Sonoko, a bored rich housewife in a loveless arranged marriage, begins to take lessons at a ladies’ art school to occupy her time. Much like Mädchen in Uniform, her obsession is apparent when the subject of her life-drawing piece is not of the model present but instead of a fellow student, Mitsuko Tokumitsu. After rumours circulate, Sonoko decides to clear the air with Mitsuko, and the two quickly decide to become friends, spending time on long walks, barely holding back their flirtatious quips. Director Masumura Yasuzō, influenced by European cinema, wanted to portray “the ideas and passions of living human beings” who were more concerned with their wants than the norms of society.
Sonoko’s unbridled desire for Mitsuko becomes evident in her insistence to redraw the portrait to perfectly capture Mitsuko’s body and even in the blood oath she makes with Mitsuko’s persistent husband-to-be to allow the two to share her. It becomes most apparent when Sonoko’s husband falls for Mitsuko leading to a troubling throuple filled with drugs, jealousy and suicide pacts. Undoubtedly, this sounds like a questionable portrayal of bisexuality and polyamory but what stands out is that Sonoko and Mitsuko’s relationship is done on their terms. Even when the men in their lives push back, their desires are bent to accommodate these women who have no intentions of being apart.
One of the more unique films discussed in queer film theory spaces is Nagisa Ōshima’s Gohatto. When a handsome young samurai named Sozaburo Kano enters the Shinsengumi during the Bakumatsu period (the end of the samurai era in the mid-19th century) his beauty brings many to question his sexuality (with some pursuing him) throughout the film. Like Masumura, Nagisa Ōshima wanted a story that focused on the individual. Rather than having his characters feed into their desires, he focuses on the suppression of those desires for the sake of the collective. There is also the limited inclusion of women (who are primarily there to seduce Kano or confirm his heterosexuality), purposely framing the film within the confines of the militia housing.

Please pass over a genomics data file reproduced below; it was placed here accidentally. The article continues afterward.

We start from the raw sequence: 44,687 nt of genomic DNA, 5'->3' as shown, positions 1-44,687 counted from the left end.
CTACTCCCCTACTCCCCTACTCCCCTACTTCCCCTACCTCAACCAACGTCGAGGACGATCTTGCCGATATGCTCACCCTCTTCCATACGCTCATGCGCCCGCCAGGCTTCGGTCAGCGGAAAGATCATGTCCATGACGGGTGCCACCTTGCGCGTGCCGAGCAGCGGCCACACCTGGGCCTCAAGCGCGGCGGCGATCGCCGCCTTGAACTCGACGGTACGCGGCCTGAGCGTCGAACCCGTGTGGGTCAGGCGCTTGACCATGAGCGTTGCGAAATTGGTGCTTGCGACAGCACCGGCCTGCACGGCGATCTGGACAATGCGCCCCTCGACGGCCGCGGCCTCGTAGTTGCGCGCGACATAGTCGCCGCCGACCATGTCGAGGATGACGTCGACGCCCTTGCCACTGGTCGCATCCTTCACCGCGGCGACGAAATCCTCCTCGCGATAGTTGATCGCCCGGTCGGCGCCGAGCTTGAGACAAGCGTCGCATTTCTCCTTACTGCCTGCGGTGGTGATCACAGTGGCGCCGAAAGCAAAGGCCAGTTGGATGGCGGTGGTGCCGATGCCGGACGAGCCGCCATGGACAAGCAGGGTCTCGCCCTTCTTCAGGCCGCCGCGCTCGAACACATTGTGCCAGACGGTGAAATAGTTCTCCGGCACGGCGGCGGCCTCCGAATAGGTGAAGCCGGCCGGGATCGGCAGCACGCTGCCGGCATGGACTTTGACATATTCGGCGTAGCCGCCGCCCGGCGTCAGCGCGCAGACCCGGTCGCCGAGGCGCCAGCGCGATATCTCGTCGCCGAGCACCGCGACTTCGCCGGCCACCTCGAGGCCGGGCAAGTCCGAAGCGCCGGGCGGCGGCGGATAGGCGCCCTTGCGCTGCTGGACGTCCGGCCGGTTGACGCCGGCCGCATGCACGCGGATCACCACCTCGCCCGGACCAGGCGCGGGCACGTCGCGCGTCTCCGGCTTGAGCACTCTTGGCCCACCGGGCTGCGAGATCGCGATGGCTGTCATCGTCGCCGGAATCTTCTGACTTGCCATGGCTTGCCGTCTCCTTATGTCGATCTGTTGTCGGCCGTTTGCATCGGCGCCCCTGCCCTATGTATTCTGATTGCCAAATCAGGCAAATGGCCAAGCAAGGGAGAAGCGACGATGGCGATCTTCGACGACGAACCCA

While his sexuality is always in question, even as his body is lusted for, Kano remains passive almost inviting their gazes. By exploring homoeroticism within an institution that is by nature a standard for hypermasculine homosocial relations, Oshima questions how patriarchy restricts sexual expression and individuality. In the last act, Hyozo Tashiro’s obsession (and possible relationship) with Kano has deemed the result of him being “touched by a certain madness”, that is, putting his desire before that of the group. This inevitably leads to their deaths – a calculated move by their fellow samurai to douse any flames of rebellion against the status quo. Using the jidaigeki (period drama) genre and Japan’s greatest symbol of masculinity – the samurai – doesn’t allow the subject of the film to stray. His distinct limitations allow him to disregard the conventions of these genres and instead ridicule contemporary structures of masculinity.
If I’m talking about the theatrics of 20th-century queer films, there are going to be outright questionable choices that beg for some intentional shift of perspective. The film begins with the birth of the titular, Alucarda. Before dying of childbirth complications, Alucarda’s mother, Lucy, elicits the help of gypsies to take Alucarda to a convent for fear that the devil will come for her. Fifteen years later, Alucarda befriends a new orphan, Justine. One day they happen upon an old castle in the woods where they find a crypt inside. After professing her love to Justine, they both unwittingly disturb the grave of Alucarda’s mother, prompting an evil force to overtake them.
What ensues is a lot of nudity, satanic rituals, and abrasive reactions from the nuns and Father of the convent. The demonizing of queerness is something that is all too familiar, equally so in media and the church. Whilst it is easy to see the correlation of this sapphic love to sin as reductive and distasteful, I want to consider the commentary on the Catholic church. When I step back from the sensationalism of a young naked girl being exorcised with sharp implements, I see the people holding them. I see the repression enforced by this patriarchal institution that has long loathed the sexual freedom of women. As their relationship grows, so does the church’s opposition to it. Justine and Alucarda are portrayed as “sick” and “unwell”, and the choice to juxtapose their sexuality with something more frightening than devils isn’t so peculiar a choice.
As these auteurs examine their country’s socio-political landscapes, institutions of marriage, religion, and the patriarchy at large, they’ve placed their queer characters plainly, validating their want for love, attractions and heartbreaks. And, as the past informs the present, so does the history of film, and I have found queer desire in 20th-century films across the world to be a great avenue for film lovers to explore.